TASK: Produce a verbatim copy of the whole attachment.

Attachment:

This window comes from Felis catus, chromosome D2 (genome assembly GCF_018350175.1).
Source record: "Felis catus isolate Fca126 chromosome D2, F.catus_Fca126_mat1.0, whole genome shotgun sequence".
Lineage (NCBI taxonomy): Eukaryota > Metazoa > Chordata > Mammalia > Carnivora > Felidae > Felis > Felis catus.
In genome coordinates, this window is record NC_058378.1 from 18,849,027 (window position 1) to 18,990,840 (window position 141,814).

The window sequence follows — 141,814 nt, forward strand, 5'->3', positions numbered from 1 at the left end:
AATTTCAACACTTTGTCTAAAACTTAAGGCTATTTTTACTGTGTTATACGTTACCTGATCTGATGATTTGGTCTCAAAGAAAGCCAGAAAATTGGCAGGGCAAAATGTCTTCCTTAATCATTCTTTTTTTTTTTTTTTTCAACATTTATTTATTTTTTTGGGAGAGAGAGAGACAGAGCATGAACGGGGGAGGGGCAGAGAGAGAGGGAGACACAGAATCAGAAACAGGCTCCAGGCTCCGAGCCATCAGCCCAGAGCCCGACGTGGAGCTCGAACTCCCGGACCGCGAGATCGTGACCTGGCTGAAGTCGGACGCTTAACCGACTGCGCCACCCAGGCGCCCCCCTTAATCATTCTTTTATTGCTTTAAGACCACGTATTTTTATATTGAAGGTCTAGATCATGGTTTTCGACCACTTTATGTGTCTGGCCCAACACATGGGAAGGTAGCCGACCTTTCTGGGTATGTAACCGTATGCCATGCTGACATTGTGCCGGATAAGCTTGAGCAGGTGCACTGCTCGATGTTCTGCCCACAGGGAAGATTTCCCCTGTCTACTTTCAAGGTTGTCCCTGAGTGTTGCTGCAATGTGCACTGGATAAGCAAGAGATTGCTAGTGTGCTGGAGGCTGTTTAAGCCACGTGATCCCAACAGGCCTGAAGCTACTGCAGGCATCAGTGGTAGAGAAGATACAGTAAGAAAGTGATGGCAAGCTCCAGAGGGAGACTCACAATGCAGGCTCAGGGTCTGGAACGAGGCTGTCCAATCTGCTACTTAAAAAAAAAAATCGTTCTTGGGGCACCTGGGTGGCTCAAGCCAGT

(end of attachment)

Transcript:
This window comes from Felis catus, chromosome D2 (genome assembly GCF_018350175.1).
Source record: "Felis catus isolate Fca126 chromosome D2, F.catus_Fca126_mat1.0, whole genome shotgun sequence".
Lineage (NCBI taxonomy): Eukaryota > Metazoa > Chordata > Mammalia > Carnivora > Felidae > Felis > Felis catus.
In genome coordinates, this window is record NC_058378.1 from 18,849,027 (window position 1) to 18,990,840 (window position 141,814).

The window sequence follows — 141,814 nt, forward strand, 5'->3', positions numbered from 1 at the left end:
AATTTCAACACTTTGTCTAAAACTTAAGGCTATTTTTACTGTGTTATACGTTACCTGATCTGATGATTTGGTCTCAAAGAAAGCCAGAAAATTGGCAGGGCAAAATGTCTTCCTTAATCATTCTTTTTTTTTTTTTTTTCAACATTTATTTATTTTTTTGGGAGAGAGAGAGACAGAGCATGAACGGGGGAGGGGCAGAGAGAGAGGGAGACACAGAATCAGAAACAGGCTCCAGGCTCCGAGCCATCAGCCCAGAGCCCGACGTGGAGCTCGAACTCCCGGACCGCGAGATCGTGACCTGGCTGAAGTCGGACGCTTAACCGACTGCGCCACCCAGGCGCCCCCCTTAATCATTCTTTTATTGCTTTAAGACCACGTATTTTTATATTGAAGGTCTAGATCATGGTTTTCGACCACTTTATGTGTCTGGCCCAACACATGGGAAGGTAGCCGACCTTTCTGGGTATGTAACCGTATGCCATGCTGACATTGTGCCGGATAAGCTTGAGCAGGTGCACTGCTCGATGTTCTGCCCACAGGGAAGATTTCCCCTGTCTACTTTCAAGGTTGTCCCTGAGTGTTGCTGCAATGTGCACTGGATAAGCAAGAGATTGCTAGTGTGCTGGAGGCTGTTTAAGCCACGTGATCCCAACAGGCCTGAAGCTACTGCAGGCATCAGTGGTAGAGAAGATACAGTAAGAAAGTGATGGCAAGCTCCAGAGGGAGACTCACAATGCAGGCTCAGGGTCTGGAACGAGGCTGTCCAATCTGCTACTTAAAAAAAAAAATCGTTCTTGGGGCACCTGGGTGGCTCAAGCCAGT